• A nice touch, the picture of the younger Nigel Farage, long before the fags and the booze did for his looks. Come on. Nigel’s performance at the Westminster Conference Centre was tragicomic. It was like John Cleese strutting round Minehead ranting at anyone who would listen only to sink in the mud of the Bristol Channel. The faithful loved it, but to me it was a second rate music hall act. Nigel says he was a difficult teenager. I think he’s also a difficult adult. We have to get the message across that not only is UKIP socially authoritarian and free market fundamentalist, its leadership is seriously whacky.

  • Lots of you are saying great article but the facts are simply wrong – it did not start with Bloom hitting Crick, it started with Bloom’s slut joke at a fringe meeting. The conference brochure moment happened later (engineered by Crick) and was not all white only the front cover was, and there was good reason for that since it showed all their winning councellors from the local elections.
    Once I see an article try to misrepresent the facts I know the rest of it is propaganda, it reflects poorly on the LibDems, we should be better than that!

  • Sesenco – “Nigel says he was a difficult teenager. I think he’s also a difficult adult. We have to get the message across that not only is UKIP socially authoritarian and free market fundamentalist, its leadership is seriously whacky.”

    Just get the message across about policy differences, rather than rebrand the Lib Dems as the conformist bully party. Is there any evidence that the public want smooth talkers like David Miliband anyway? Certainly most of the public is not like that themselves.

  • jedibeeftrix 27th Sep '13 - 8:15am

    i smell desperation.

  • Gladstone's Grandson 27th Sep '13 - 10:10am

    Ukip’s MEPs are a lazy gang of freeloaders – but is that the best basis on which to attack them? We need to ask ourselves why people vote for Ukip MEPs in the first place, and it’s generally not because they want to see the EU working more effectively. We also need to remember that we’ve only lost a very tiny percentage of our 2010 vote to Ukip – Ukip’s voters, by and large, are not and were never Lib Dem sympathisers.

    The role of a Ukip MEP isn’t to make sure the European Parliament functions properly and does useful things – they don’t believe in it as an institution so why should they want to participate fully? You could, I suppose, argue that they shouldn’t take their seats and turn up at all (a la Sinn Fein’s MPs).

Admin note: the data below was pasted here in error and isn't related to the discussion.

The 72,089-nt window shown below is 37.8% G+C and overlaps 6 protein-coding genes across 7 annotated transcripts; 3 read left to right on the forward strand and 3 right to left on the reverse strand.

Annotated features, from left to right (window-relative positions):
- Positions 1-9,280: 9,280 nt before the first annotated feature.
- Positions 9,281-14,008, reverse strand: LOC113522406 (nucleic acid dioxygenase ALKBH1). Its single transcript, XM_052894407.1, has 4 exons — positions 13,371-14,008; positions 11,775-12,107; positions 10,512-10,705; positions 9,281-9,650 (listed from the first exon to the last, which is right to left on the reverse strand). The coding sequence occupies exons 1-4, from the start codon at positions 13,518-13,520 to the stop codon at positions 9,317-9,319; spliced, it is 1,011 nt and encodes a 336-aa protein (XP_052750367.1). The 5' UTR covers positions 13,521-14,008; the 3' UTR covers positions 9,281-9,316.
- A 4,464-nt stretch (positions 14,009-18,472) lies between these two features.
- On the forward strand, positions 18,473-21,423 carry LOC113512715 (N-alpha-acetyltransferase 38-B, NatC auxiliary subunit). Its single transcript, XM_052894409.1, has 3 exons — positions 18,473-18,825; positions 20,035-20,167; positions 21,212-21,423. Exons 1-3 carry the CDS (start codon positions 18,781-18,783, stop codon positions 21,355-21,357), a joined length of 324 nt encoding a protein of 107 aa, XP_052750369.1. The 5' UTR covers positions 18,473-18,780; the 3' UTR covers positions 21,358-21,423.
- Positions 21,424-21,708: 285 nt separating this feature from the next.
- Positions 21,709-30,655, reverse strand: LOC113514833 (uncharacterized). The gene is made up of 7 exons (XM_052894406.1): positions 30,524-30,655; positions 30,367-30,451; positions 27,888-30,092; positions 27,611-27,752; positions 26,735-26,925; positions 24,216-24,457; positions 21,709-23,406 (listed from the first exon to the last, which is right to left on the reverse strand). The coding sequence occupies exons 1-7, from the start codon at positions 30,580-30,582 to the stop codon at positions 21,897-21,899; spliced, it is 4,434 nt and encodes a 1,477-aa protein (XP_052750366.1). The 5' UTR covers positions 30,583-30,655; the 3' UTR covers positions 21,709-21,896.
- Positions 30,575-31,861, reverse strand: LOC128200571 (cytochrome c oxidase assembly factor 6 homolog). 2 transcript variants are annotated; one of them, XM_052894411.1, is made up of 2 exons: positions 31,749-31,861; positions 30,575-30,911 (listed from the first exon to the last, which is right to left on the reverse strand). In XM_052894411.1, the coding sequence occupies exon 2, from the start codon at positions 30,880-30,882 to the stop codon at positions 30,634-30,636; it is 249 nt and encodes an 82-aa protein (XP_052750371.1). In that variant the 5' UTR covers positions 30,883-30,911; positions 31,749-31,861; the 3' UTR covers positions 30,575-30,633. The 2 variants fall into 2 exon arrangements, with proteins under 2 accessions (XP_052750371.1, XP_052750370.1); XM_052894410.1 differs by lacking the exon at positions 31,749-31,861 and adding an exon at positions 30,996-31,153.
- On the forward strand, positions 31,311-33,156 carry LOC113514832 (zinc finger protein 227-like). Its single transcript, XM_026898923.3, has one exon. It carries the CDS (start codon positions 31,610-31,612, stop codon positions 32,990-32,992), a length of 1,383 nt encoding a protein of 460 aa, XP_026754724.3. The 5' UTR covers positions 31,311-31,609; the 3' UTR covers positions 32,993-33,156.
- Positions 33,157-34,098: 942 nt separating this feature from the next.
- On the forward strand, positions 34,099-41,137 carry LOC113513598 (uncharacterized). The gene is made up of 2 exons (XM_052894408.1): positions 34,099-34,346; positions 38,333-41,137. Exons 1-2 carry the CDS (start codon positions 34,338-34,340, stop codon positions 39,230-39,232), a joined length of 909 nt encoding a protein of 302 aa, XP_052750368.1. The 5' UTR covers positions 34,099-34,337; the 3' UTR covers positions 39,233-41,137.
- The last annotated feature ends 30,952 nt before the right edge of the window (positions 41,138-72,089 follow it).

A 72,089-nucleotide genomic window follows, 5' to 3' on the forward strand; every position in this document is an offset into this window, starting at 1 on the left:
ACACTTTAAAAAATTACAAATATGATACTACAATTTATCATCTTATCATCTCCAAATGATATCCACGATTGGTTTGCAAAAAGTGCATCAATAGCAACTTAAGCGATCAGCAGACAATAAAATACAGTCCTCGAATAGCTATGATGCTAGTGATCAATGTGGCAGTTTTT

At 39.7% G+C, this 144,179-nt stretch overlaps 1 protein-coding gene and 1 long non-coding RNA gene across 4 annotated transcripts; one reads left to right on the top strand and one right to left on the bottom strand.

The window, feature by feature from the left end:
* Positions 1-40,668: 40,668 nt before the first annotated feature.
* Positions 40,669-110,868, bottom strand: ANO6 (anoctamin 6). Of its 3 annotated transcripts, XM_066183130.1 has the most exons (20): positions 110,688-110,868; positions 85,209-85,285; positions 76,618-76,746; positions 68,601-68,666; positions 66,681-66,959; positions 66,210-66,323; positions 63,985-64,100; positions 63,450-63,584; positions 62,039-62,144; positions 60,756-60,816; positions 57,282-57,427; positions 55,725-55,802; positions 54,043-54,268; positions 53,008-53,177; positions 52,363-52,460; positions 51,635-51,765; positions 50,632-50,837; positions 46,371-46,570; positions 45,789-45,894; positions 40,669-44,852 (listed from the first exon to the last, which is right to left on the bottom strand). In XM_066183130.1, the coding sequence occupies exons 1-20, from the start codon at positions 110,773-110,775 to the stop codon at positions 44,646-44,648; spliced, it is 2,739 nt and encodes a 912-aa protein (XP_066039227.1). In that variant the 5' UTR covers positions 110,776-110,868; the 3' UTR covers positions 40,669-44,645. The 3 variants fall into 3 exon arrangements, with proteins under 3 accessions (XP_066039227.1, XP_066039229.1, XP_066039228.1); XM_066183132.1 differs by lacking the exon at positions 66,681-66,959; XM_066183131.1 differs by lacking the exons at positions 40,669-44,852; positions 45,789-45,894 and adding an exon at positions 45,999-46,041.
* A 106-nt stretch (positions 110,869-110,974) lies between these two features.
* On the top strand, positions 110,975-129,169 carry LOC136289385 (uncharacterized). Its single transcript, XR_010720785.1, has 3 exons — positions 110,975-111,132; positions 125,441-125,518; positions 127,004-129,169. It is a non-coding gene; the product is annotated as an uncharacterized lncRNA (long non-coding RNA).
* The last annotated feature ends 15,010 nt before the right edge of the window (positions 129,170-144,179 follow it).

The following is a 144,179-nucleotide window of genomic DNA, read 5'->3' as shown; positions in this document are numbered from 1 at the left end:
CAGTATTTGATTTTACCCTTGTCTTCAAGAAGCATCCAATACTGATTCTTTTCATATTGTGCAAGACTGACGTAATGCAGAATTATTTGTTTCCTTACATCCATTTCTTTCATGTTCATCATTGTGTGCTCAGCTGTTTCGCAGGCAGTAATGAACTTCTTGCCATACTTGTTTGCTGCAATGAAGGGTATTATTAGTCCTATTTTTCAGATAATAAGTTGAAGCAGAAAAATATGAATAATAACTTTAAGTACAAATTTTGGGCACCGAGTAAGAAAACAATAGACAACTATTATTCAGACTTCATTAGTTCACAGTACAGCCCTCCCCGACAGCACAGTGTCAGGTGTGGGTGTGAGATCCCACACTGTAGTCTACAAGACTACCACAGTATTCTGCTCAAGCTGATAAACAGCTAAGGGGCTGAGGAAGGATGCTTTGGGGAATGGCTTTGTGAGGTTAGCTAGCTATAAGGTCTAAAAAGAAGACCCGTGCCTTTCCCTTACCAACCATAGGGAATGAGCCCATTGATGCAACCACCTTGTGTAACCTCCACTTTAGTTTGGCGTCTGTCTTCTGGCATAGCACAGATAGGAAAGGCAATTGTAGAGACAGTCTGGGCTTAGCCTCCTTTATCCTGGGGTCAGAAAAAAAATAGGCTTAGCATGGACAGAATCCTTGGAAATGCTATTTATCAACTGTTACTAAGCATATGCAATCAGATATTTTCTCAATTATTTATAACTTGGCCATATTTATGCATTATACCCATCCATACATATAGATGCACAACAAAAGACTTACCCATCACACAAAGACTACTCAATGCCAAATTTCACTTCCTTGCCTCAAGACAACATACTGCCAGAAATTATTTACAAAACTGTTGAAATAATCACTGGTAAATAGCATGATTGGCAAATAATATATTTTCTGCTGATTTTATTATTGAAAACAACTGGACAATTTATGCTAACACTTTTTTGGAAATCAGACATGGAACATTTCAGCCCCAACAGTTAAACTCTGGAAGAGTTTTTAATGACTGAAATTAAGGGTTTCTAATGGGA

I think our party’s message on Europe is absolutely the right one – instead of worrying too much about Ukip, let’s concentrate on being the only party to make a positive case for remaining within the EU in a time of economic uncertainty, for working from within the EU to reform it to better reflect British interests, for working to complete the single market and for protecting the hundreds of thousands of jobs in this country that are dependent in some way on our EU membership (140,000 in my North East England region).

  • @John Becker – that’s desperate … Giles got the order (although not the facts) of two events the wrong way around, which (as @Simon Shaw points out) makes no material difference to the wider point he’s making.

  • peter tyzack 27th Sep '13 - 11:48am

    Devo who?

  • nuclear cockroach 27th Sep '13 - 12:10pm


    “i smell desperation.”

    You smell desperate? Is this a cryptic clue? Poss. to your true political allegiance? LOL

  • nuclear cockroach 27th Sep '13 - 12:18pm

    Personally, I hope that UKIP do well in 2015, simply so that they mess up the Conservatives. As for 2014, what’s the point? The news media in this country has no wish to hold – or allow – a genuine discourse on European matters, so we might as well send only UKIP MEP’s to the European Parliament. Such frothing ignorance and irredeemable xenophobic prejudice is all we deserve to represent us as a nation.

  • Alex Macfie 27th Sep '13 - 1:32pm

    @Devo’s comment is sadly so true; I suspect that the UKIP MEPs are the better known ones among the general public, partly because of the antics of some of them, but also because they’re the only ones the media ever pay attention to.
    @Gladstone’s Grandson: I don’t fully agree with your analysis. Yes, people vote for UKIP in European elections because they have bought into the “Europe is evil” message the UKIP peddles. But the fact that UKIP MEPs generally don’t participate fully in the work of the European Parliament still matters. The parallel with Sinn Fein isn’t a good one — I don’t think UKIP is linked to any terrorist movement! A better parallel is with SNP. But SNP MPs do participate fully in the work of the Parliament at Westminster, even if ultimately they believe that they ought not to be part of it. If I were a Eurosceptical voter, I think I would still want my MEPs to stand up and work within the parliament to which they are being sent, accepting the present reality that we are in the EU and that what happens there does affect us. I would want Eurosceptical MEPs positively making the case in the European Parliament for a looser EU, while also representing the interests of the voters who elected them in all matters on which the EP legislates. I would not want representatives who treat the role as a sinecure. At least Sinn Fein’s absence from the UK Parliament is a principled gesture. You can’t say that of UKIP MEPs.